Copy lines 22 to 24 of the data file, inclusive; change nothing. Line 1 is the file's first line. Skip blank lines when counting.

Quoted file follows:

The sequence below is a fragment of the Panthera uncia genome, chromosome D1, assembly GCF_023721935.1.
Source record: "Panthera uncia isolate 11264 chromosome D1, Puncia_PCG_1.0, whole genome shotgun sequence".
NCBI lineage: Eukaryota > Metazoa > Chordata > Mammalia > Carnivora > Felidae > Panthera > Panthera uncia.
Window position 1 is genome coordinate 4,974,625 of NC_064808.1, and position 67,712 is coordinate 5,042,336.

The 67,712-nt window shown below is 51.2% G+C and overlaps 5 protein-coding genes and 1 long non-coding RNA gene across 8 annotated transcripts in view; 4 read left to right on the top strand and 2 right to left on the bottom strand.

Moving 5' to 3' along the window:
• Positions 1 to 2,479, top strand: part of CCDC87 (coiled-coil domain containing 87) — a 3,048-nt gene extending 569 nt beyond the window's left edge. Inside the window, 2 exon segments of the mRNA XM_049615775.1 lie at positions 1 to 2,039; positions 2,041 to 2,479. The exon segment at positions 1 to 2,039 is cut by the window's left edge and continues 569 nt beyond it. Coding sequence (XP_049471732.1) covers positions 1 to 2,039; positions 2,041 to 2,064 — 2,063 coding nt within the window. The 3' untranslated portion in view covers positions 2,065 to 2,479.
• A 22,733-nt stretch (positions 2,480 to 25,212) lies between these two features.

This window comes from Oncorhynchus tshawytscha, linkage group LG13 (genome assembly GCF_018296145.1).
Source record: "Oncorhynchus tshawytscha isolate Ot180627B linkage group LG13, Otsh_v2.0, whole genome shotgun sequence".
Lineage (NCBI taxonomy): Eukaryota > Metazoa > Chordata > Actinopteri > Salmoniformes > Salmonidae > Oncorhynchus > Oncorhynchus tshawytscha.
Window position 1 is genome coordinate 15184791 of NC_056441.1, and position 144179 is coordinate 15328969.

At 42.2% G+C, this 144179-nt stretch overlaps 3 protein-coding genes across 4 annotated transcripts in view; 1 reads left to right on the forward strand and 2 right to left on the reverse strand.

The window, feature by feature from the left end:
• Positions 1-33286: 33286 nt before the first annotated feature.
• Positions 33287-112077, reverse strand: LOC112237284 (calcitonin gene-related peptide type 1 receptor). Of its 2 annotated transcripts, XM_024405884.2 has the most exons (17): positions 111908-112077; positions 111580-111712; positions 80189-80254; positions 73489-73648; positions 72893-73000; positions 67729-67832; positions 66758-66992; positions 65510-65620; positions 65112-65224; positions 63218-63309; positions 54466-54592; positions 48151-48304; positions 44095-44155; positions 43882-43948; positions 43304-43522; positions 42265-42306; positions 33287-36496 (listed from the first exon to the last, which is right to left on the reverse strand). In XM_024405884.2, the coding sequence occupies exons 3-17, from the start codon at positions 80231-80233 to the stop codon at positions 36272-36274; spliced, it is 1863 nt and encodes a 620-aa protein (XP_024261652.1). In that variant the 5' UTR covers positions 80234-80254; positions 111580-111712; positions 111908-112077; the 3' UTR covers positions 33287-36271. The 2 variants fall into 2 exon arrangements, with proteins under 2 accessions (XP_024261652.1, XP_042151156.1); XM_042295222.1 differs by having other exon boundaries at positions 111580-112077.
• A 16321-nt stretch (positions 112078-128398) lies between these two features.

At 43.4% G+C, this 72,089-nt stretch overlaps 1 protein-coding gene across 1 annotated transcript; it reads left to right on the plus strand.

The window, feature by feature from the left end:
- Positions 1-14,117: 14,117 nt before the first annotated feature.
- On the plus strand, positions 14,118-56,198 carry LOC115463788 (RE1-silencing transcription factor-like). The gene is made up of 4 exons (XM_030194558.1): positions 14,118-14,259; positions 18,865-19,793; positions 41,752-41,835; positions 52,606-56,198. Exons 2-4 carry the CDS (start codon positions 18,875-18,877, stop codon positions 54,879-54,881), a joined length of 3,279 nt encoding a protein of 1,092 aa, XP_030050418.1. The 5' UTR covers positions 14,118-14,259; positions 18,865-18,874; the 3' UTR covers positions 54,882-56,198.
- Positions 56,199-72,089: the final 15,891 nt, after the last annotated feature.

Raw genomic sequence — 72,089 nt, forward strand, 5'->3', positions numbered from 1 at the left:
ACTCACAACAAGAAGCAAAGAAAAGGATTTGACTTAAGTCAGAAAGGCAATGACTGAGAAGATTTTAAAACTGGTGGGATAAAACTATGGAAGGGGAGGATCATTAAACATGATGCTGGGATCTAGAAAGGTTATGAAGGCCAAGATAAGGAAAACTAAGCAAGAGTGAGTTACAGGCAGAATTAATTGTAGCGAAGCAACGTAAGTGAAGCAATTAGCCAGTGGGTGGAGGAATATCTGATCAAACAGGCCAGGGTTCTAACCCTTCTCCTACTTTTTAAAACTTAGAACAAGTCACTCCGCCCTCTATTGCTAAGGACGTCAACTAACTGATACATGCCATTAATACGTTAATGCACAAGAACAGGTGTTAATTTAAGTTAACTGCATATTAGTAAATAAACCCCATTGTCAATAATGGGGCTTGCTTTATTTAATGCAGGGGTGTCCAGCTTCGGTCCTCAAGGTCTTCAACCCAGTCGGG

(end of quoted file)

- Positions 56,199-72,089: the final 15,891 nt, after the last annotated feature.

Raw genomic sequence — 72,089 nt, forward strand, 5'->3', positions numbered from 1 at the left:
ACTCACAACAAGAAGCAAAGAAAAGGATTTGACTTAAGTCAGAAAGGCAATGACTGAGAAGATTTTAAAACTGGTGGGATAAAACTATGGAAGGGGAGGATCATTAAACATGATGCTGGGATCTAGAAAGGTTATGAAGGCCAAGATAAGGAAAACTAAGCAAGAGTGAGTTACAGGCAGAATTAATTGTAGCGAAGCAACGTAAGTGAAGCAATTAGCCAGTGGGTGGAGGAATATCTGATCAAACAGGCCAGGGTTCTAACCCTTCTCCTACTTTTTAAAACTTAGAACAAGTCACTCCGCCCTCTATTGCTAAGGACGTCAACTAACTGATACATGCCATTAATACGTTAATGCACAAGAACAGGTGTTAATTTAAGTTAACTGCATATTAGTAAATAAACCCCATTGTCAATAATGGGGCTTGCTTTATTTAATGCAGGGGTGTCCAGCTTCGGTCCTCAAGGTCTTCAACCCAGTCGGG